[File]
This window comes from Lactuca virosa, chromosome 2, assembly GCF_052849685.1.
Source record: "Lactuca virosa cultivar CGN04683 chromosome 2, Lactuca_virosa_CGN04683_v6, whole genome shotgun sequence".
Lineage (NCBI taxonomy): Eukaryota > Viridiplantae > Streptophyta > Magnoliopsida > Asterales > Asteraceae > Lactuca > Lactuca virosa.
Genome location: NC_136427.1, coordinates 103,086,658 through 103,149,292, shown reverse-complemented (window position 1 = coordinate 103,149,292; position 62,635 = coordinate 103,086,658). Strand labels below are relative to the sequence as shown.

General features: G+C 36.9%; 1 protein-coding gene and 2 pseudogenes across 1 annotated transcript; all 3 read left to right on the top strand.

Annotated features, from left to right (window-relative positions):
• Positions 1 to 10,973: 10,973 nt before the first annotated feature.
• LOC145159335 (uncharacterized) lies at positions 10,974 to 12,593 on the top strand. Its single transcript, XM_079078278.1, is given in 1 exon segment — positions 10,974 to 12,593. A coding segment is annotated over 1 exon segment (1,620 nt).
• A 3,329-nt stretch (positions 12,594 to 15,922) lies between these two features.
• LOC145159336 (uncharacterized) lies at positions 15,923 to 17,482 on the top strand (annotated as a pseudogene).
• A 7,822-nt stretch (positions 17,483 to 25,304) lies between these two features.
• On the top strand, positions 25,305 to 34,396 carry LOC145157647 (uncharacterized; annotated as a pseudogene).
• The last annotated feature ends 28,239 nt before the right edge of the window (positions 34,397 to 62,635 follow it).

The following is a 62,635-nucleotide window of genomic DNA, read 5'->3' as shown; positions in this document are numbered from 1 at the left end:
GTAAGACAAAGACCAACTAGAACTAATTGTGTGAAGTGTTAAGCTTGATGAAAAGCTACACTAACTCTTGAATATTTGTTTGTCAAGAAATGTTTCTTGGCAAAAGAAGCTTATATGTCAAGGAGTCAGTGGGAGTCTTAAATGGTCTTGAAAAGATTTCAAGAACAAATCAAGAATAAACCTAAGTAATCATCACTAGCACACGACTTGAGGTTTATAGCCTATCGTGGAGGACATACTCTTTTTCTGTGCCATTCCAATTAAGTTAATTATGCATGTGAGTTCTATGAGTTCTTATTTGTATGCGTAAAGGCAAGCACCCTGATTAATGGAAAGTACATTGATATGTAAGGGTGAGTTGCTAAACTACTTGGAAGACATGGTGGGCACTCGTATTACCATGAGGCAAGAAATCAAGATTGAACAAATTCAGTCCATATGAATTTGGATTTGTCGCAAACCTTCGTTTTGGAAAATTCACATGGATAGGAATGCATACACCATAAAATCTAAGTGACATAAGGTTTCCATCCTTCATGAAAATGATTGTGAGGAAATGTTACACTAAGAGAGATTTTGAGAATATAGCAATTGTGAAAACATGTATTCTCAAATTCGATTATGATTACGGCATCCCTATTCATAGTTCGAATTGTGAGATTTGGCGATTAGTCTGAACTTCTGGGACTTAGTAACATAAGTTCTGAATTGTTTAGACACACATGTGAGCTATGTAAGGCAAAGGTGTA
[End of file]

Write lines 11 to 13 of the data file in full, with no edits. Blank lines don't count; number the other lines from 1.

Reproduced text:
• A 7,822-nt stretch (positions 17,483 to 25,304) lies between these two features.
• On the top strand, positions 25,305 to 34,396 carry LOC145157647 (uncharacterized; annotated as a pseudogene).
• The last annotated feature ends 28,239 nt before the right edge of the window (positions 34,397 to 62,635 follow it).